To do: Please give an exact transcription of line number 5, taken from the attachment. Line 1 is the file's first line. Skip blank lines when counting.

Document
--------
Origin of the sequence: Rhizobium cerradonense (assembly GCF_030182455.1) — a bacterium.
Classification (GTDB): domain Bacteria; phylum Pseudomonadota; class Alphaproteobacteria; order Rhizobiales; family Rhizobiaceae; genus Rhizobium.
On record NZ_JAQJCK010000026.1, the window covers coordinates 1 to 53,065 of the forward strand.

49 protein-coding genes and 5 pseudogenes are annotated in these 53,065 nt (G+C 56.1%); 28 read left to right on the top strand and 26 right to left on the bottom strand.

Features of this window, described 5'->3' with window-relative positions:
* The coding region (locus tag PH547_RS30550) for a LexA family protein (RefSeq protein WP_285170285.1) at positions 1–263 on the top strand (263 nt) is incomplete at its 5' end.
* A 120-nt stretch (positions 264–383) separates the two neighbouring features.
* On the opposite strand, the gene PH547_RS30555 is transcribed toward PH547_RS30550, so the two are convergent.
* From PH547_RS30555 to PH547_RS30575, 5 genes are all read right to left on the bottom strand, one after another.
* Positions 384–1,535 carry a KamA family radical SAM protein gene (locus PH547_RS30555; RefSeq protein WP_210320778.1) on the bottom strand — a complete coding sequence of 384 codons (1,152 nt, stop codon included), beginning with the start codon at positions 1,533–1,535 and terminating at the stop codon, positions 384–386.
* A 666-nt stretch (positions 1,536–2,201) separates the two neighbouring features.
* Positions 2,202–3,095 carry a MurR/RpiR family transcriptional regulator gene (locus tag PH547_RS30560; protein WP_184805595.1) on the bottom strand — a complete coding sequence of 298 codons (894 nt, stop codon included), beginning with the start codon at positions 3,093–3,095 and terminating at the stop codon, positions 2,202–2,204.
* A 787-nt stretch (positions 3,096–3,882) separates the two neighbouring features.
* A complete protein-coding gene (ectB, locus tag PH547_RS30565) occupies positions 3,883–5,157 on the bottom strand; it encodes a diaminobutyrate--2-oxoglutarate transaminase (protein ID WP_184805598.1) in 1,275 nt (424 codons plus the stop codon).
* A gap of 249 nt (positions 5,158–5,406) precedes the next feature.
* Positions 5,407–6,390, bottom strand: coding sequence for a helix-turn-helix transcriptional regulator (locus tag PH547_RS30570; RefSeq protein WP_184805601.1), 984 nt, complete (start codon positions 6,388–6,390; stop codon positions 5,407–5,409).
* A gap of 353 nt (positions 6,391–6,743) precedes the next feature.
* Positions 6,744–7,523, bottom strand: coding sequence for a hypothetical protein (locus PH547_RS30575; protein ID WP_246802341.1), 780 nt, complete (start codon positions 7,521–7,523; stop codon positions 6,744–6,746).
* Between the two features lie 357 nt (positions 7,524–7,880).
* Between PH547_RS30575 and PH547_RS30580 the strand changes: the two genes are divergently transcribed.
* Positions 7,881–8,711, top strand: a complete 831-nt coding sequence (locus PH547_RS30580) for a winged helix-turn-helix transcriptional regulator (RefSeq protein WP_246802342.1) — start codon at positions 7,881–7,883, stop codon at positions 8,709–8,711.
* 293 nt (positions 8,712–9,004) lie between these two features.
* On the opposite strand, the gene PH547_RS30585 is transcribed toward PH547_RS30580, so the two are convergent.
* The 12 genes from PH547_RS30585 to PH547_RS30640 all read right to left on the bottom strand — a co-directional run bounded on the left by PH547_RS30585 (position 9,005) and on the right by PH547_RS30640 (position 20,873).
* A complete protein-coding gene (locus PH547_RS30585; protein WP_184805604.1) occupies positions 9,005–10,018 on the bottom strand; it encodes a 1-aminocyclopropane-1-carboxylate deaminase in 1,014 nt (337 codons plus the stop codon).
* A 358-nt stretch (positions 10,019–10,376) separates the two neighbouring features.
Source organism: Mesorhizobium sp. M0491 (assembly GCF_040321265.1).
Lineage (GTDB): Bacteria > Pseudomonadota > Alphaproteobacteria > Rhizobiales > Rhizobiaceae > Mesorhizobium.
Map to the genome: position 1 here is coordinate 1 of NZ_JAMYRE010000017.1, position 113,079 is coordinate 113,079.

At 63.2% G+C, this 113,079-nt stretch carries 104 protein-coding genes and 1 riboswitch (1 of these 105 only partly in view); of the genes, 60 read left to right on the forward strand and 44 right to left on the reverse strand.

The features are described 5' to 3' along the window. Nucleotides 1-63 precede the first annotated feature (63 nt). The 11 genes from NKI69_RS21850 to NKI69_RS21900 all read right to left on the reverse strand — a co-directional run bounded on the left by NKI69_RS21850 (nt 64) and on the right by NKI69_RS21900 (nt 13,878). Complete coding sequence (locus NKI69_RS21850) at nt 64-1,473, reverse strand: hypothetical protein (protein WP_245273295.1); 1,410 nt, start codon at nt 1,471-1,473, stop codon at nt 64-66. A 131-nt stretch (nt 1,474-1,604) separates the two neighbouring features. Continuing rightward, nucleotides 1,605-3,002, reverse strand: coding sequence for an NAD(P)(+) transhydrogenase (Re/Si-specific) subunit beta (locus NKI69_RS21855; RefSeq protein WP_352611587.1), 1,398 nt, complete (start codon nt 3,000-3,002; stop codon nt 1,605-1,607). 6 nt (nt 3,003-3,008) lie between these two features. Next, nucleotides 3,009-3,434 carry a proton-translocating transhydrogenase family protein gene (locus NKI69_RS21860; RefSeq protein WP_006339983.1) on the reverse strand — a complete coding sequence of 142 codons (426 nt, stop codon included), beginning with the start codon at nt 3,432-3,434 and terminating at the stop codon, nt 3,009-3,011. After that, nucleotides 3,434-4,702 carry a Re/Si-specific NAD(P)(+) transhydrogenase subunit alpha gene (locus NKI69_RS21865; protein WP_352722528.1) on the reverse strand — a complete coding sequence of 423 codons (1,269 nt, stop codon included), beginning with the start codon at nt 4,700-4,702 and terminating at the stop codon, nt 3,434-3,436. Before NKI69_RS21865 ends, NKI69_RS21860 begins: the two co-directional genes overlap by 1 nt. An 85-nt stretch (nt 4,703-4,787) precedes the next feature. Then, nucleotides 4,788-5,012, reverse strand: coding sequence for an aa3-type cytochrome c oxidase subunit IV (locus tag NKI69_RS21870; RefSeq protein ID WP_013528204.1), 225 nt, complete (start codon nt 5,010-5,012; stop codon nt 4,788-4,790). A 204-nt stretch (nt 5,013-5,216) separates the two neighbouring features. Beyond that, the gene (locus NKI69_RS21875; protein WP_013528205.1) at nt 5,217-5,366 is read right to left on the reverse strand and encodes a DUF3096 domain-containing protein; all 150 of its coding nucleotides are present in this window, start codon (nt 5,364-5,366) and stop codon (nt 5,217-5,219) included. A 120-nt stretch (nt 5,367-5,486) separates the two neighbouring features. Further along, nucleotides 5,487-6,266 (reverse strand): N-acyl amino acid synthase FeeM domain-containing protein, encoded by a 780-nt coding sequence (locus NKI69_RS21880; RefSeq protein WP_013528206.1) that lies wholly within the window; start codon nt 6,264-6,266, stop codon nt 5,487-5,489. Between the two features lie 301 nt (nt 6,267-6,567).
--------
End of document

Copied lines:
Features of this window, described 5'->3' with window-relative positions: